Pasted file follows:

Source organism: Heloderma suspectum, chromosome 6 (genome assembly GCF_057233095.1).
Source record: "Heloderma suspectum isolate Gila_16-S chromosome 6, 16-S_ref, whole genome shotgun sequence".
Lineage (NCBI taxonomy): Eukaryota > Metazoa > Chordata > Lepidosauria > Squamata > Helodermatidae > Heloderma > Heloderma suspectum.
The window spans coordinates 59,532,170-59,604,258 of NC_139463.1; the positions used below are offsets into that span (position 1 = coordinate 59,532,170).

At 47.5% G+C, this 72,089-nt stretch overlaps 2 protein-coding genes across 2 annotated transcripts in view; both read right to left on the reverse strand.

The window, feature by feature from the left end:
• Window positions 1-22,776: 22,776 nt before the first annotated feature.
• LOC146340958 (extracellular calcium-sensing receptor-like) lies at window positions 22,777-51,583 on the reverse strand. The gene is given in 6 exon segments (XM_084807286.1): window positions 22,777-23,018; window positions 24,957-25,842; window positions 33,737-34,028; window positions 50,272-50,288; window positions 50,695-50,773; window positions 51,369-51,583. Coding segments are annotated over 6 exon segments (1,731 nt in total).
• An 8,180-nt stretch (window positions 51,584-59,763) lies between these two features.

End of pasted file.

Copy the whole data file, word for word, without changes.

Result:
Source organism: Heloderma suspectum, chromosome 6 (genome assembly GCF_057233095.1).
Source record: "Heloderma suspectum isolate Gila_16-S chromosome 6, 16-S_ref, whole genome shotgun sequence".
Lineage (NCBI taxonomy): Eukaryota > Metazoa > Chordata > Lepidosauria > Squamata > Helodermatidae > Heloderma > Heloderma suspectum.
The window spans coordinates 59,532,170-59,604,258 of NC_139463.1; the positions used below are offsets into that span (position 1 = coordinate 59,532,170).

At 47.5% G+C, this 72,089-nt stretch overlaps 2 protein-coding genes across 2 annotated transcripts in view; both read right to left on the reverse strand.

The window, feature by feature from the left end:
• Window positions 1-22,776: 22,776 nt before the first annotated feature.
• LOC146340958 (extracellular calcium-sensing receptor-like) lies at window positions 22,777-51,583 on the reverse strand. The gene is given in 6 exon segments (XM_084807286.1): window positions 22,777-23,018; window positions 24,957-25,842; window positions 33,737-34,028; window positions 50,272-50,288; window positions 50,695-50,773; window positions 51,369-51,583. Coding segments are annotated over 6 exon segments (1,731 nt in total).
• An 8,180-nt stretch (window positions 51,584-59,763) lies between these two features.